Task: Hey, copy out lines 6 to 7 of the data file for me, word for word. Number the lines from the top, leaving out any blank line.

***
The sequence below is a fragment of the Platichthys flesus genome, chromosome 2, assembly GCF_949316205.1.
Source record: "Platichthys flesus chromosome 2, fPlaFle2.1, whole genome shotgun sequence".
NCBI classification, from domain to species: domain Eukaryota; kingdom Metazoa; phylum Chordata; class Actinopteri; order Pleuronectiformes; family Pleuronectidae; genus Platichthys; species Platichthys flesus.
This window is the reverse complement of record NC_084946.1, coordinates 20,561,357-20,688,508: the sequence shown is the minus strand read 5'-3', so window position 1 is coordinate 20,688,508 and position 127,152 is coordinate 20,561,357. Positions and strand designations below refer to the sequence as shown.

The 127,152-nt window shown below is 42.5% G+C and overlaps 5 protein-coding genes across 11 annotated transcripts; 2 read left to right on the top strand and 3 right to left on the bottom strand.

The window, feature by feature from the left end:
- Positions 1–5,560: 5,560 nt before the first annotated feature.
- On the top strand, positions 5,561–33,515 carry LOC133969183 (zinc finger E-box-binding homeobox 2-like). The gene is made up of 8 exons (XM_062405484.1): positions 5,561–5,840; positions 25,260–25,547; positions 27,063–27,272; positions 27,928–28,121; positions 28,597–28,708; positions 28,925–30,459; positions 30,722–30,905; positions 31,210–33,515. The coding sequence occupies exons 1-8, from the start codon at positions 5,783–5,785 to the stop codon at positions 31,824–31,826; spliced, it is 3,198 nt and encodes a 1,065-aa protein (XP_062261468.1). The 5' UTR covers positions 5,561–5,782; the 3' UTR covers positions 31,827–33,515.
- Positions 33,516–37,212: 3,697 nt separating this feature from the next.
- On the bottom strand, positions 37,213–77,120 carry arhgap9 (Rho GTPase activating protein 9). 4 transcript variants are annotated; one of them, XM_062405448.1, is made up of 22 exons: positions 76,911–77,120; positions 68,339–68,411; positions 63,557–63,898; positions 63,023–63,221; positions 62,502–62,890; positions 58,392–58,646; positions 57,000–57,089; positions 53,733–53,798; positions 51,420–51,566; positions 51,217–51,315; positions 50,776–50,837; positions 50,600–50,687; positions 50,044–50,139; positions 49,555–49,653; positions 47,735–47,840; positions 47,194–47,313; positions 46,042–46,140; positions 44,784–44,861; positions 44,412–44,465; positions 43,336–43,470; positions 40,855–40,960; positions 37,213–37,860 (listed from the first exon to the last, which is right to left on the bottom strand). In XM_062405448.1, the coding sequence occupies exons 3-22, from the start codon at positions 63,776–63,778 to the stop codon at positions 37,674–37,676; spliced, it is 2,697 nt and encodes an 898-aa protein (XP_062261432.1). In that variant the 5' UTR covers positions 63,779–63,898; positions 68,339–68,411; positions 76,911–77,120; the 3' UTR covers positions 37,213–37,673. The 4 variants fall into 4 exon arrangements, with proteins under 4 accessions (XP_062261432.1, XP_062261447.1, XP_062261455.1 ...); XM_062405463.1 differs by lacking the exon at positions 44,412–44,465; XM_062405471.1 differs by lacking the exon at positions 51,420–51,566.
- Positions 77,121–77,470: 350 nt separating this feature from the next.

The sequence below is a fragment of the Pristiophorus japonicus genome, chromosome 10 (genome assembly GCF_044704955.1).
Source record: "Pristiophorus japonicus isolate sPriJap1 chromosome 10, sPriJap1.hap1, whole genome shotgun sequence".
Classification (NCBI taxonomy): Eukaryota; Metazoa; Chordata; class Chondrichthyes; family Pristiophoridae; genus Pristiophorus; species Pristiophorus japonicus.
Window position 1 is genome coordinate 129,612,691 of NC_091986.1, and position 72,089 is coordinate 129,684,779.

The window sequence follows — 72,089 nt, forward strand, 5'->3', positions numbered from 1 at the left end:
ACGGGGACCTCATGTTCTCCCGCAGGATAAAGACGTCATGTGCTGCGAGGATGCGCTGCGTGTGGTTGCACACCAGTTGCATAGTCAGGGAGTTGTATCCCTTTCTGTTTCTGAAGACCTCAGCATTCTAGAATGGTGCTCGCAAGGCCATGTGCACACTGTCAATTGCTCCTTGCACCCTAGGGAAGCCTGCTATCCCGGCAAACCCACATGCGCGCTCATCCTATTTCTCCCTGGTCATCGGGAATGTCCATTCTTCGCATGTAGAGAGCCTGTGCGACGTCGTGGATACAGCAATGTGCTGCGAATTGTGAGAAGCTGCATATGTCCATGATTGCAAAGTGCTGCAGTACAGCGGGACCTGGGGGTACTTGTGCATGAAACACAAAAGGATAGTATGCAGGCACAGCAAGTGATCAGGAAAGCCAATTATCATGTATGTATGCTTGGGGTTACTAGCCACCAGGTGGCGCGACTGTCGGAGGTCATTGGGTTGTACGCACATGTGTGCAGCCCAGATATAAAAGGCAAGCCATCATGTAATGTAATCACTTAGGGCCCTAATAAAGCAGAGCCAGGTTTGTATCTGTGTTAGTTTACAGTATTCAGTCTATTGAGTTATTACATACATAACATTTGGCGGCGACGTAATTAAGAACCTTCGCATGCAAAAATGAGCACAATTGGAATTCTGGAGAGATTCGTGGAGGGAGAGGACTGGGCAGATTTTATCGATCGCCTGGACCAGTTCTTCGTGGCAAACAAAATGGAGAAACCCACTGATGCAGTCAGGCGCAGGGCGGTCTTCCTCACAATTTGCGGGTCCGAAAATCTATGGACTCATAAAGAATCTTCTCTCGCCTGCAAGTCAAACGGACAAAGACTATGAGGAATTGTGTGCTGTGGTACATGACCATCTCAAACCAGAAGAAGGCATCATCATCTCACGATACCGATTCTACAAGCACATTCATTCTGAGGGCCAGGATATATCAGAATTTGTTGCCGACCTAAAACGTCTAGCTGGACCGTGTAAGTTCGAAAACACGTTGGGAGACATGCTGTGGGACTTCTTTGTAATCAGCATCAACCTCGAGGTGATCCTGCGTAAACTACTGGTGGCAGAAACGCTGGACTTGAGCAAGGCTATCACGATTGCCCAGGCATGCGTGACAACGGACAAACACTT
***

The window, feature by feature from the left end:
- Positions 1–5,560: 5,560 nt before the first annotated feature.